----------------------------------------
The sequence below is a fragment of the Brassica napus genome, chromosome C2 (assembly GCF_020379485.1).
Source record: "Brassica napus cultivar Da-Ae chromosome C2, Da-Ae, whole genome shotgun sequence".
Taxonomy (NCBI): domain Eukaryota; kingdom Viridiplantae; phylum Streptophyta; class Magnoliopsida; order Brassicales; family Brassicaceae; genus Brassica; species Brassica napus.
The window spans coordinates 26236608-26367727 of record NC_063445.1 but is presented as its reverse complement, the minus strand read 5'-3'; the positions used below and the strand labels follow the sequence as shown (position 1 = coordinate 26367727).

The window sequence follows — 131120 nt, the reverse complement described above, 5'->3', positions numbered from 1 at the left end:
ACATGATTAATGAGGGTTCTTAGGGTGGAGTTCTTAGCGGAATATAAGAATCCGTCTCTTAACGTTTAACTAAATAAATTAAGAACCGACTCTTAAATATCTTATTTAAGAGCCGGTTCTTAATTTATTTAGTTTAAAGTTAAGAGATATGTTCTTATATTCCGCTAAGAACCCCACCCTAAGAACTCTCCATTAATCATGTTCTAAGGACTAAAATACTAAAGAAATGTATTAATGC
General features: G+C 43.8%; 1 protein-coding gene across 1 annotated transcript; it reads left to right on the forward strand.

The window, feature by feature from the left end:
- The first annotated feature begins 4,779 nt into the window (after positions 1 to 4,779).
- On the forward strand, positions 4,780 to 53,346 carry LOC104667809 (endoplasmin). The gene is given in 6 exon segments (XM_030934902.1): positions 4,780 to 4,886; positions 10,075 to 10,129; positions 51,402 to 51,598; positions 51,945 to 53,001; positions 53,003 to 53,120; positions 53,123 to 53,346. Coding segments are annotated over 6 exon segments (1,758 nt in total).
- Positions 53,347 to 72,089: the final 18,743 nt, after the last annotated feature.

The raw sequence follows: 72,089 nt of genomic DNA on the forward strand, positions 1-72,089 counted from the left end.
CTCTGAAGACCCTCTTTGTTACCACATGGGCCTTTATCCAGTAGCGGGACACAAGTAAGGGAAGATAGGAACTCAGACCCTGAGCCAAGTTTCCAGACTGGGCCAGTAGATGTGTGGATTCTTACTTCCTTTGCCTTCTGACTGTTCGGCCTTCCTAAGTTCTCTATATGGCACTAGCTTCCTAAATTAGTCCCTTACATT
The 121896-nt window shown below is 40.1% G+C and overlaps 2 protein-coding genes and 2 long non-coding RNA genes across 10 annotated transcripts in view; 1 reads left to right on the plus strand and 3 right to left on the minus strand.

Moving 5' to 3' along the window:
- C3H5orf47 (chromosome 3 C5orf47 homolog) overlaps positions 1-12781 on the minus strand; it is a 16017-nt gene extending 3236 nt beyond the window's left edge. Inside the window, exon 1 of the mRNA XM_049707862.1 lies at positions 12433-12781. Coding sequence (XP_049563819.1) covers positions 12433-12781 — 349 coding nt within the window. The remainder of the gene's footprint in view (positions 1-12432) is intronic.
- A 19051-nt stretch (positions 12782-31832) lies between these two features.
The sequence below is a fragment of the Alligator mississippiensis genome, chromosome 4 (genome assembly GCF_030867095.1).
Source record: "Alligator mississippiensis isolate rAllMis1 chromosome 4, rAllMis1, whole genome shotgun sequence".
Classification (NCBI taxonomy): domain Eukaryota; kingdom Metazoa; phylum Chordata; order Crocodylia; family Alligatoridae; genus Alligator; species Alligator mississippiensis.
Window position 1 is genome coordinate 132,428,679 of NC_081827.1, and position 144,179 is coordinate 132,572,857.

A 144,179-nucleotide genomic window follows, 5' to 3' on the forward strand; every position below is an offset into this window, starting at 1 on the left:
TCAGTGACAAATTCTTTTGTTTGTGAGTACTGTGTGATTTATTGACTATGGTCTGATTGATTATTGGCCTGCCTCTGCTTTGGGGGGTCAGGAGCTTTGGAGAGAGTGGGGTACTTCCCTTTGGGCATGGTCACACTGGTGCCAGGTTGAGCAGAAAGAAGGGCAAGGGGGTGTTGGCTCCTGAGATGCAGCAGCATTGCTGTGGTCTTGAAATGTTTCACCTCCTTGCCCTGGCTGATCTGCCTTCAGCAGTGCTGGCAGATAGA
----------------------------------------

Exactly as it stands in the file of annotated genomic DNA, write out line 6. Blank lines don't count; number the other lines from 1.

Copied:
ACATGATTAATGAGGGTTCTTAGGGTGGAGTTCTTAGCGGAATATAAGAATCCGTCTCTTAACGTTTAACTAAATAAATTAAGAACCGACTCTTAAATATCTTATTTAAGAGCCGGTTCTTAATTTATTTAGTTTAAAGTTAAGAGATATGTTCTTATATTCCGCTAAGAACCCCACCCTAAGAACTCTCCATTAATCATGTTCTAAGGACTAAAATACTAAAGAAATGTATTAATGC